Much progress remains to be made in our understanding of the factors underlying the clinical manifestations of sickle cell disease. The severity of the disease has long been known to be highly variable, with some patients experiencing extremely severe disease and major organ-specific complications early in their lifetimes, and other patients with clinically silent disease who receive their diagnoses much later in life and have an almost normal life expectancy.
Epidemiologic and clinical data have suggested that increased concentrations of hemoglobin F (Hb F) are associated with a decreased severity of the disease. White blood cell counts are also an important predictor of mortality and morbidity—both in sickle cell disease and in the general population—with a shortened life expectancy being associated with higher counts.
The case presented in this issue of Clinical Chemistry demonstrates the remarkable effect of double heterozygosity for Hb S and Hb OArab on the clinical severity of the disease, compared with the more frequently observed Hb S/C double heterozygote. The worse effect of Hb OArab has been attributed to enhanced polymerization of Hb S and to the accompanying dehydration of erythrocytes imposed by the presence of the positively charged Hb OArab variant. This case also highlights the important role that the laboratory plays in the diagnosis and treatment of this disease. It is only thanks to the astute clinical and laboratory insights of the team taking care of this patient that the initial diagnosis of Hb S/C disease was questioned and the appropriate studies were conducted to reach the final, proper diagnosis. Although substantial progress has recently been made in modeling the risk for stroke (1) or death(2) in individual patients with sickle cell disease, this case highlights the crucial role of clinical reasoning and proper laboratory investigation when dealing with unexpected complications in particular patients.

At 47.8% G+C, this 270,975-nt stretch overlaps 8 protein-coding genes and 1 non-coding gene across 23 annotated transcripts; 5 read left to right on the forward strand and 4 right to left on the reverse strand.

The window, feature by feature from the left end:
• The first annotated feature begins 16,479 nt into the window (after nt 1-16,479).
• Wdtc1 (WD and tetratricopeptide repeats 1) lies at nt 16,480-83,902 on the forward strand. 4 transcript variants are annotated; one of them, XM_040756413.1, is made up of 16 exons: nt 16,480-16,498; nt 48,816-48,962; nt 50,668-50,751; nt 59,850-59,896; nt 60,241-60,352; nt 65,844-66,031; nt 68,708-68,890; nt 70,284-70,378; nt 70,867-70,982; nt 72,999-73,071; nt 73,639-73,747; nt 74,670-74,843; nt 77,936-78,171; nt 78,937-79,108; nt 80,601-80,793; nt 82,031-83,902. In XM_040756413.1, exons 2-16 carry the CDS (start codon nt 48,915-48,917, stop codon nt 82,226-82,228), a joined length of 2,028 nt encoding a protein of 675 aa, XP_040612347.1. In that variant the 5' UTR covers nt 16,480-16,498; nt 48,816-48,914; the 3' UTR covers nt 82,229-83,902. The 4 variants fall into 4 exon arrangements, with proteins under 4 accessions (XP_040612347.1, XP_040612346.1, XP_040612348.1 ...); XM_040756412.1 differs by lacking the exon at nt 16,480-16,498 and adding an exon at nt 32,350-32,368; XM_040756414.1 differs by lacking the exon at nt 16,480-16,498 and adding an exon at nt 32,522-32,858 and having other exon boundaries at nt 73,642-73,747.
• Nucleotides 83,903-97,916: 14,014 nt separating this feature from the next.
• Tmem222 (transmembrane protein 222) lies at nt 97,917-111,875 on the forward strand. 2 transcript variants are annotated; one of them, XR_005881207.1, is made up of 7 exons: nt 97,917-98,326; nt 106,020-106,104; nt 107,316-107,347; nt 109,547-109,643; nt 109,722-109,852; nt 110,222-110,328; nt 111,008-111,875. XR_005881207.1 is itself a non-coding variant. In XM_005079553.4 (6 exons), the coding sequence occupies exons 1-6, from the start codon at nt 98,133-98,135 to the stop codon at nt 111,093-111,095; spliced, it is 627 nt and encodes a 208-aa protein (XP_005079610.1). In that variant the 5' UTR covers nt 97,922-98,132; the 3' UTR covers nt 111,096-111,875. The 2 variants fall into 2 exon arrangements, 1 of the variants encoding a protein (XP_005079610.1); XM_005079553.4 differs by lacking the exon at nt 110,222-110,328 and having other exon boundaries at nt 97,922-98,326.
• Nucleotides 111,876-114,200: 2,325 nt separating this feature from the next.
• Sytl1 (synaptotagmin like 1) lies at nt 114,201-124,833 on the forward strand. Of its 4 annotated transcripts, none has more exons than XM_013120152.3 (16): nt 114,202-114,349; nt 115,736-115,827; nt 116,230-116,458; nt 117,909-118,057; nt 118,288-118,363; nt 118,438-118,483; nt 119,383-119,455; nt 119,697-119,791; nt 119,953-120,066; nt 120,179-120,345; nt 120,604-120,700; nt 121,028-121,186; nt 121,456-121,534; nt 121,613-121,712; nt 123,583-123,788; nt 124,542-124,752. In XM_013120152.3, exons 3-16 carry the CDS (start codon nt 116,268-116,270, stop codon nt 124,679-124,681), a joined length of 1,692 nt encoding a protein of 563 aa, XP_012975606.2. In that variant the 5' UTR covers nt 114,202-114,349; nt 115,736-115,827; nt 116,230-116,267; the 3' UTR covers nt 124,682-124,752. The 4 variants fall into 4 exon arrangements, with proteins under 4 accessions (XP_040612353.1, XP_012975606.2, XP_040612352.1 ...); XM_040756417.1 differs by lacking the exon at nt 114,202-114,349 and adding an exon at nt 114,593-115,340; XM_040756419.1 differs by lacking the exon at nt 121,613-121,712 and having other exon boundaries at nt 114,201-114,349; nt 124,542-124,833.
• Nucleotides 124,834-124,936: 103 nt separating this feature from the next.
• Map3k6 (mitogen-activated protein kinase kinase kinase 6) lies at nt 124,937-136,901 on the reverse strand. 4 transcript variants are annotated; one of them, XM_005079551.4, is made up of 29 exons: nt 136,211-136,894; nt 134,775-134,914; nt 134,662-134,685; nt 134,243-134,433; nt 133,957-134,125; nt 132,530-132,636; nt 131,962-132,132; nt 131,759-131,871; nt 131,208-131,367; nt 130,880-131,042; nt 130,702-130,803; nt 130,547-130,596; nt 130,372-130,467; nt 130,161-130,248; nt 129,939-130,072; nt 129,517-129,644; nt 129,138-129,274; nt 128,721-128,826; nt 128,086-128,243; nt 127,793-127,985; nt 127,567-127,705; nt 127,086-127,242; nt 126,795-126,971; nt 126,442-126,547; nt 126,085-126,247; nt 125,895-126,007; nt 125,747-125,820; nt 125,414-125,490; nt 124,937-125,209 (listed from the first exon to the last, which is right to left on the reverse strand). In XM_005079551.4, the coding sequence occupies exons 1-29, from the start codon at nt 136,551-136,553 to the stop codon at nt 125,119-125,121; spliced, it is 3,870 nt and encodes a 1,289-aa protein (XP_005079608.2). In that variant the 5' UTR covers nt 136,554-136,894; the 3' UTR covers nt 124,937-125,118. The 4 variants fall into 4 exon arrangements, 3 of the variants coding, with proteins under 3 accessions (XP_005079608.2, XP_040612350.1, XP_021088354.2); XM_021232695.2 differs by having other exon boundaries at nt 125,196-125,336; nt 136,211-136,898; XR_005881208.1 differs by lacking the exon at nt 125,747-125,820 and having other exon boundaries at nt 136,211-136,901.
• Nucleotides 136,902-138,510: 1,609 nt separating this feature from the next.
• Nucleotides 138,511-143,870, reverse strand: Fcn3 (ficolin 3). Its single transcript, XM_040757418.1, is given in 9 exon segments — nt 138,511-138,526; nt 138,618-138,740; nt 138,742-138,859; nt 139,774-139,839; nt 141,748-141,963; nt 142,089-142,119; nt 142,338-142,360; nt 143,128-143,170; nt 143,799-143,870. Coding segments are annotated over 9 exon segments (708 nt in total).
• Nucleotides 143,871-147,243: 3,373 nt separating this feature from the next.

Author Contributions: All authors confirmed they have contributed to the intellectual content of this paper and have met the following 3 requirements: (a) significant contributions to the conception and design, acquisition of data, or analysis and interpretation of data; (b) drafting or revising the article for intellectual content; and (c) final approval of the published article.
Authors’ Disclosures of Potential Conflicts of Interest: No authors declared any potential conflicts of interest.
Role of Sponsor: The funding organizations played no role in the design of study, choice of enrolled patients, review and interpretation of data, or preparation or approval of manuscript.
- © 2009 The American Association for Clinical Chemistry